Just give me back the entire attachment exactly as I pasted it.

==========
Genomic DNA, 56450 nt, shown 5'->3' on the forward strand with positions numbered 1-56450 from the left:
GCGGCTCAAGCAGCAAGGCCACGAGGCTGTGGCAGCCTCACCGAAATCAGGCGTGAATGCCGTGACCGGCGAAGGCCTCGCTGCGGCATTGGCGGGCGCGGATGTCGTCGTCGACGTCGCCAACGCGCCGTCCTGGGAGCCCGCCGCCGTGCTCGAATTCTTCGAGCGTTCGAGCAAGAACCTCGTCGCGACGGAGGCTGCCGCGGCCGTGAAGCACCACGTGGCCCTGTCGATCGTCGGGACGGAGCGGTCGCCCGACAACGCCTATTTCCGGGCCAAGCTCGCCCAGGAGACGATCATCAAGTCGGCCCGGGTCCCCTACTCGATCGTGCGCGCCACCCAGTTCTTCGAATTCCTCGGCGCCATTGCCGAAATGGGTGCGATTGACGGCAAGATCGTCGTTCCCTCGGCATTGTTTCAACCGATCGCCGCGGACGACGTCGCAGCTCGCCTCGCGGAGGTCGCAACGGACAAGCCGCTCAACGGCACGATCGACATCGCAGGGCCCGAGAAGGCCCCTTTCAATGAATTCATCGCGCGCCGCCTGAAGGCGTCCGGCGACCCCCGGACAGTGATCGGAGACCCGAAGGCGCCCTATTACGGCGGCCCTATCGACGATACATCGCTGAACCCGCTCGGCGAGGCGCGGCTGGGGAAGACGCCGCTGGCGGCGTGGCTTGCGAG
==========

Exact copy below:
Genomic DNA, 56450 nt, shown 5'->3' on the forward strand with positions numbered 1-56450 from the left:
GCGGCTCAAGCAGCAAGGCCACGAGGCTGTGGCAGCCTCACCGAAATCAGGCGTGAATGCCGTGACCGGCGAAGGCCTCGCTGCGGCATTGGCGGGCGCGGATGTCGTCGTCGACGTCGCCAACGCGCCGTCCTGGGAGCCCGCCGCCGTGCTCGAATTCTTCGAGCGTTCGAGCAAGAACCTCGTCGCGACGGAGGCTGCCGCGGCCGTGAAGCACCACGTGGCCCTGTCGATCGTCGGGACGGAGCGGTCGCCCGACAACGCCTATTTCCGGGCCAAGCTCGCCCAGGAGACGATCATCAAGTCGGCCCGGGTCCCCTACTCGATCGTGCGCGCCACCCAGTTCTTCGAATTCCTCGGCGCCATTGCCGAAATGGGTGCGATTGACGGCAAGATCGTCGTTCCCTCGGCATTGTTTCAACCGATCGCCGCGGACGACGTCGCAGCTCGCCTCGCGGAGGTCGCAACGGACAAGCCGCTCAACGGCACGATCGACATCGCAGGGCCCGAGAAGGCCCCTTTCAATGAATTCATCGCGCGCCGCCTGAAGGCGTCCGGCGACCCCCGGACAGTGATCGGAGACCCGAAGGCGCCCTATTACGGCGGCCCTATCGACGATACATCGCTGAACCCGCTCGGCGAGGCGCGGCTGGGGAAGACGCCGCTGGCGGCGTGGCTTGCGAG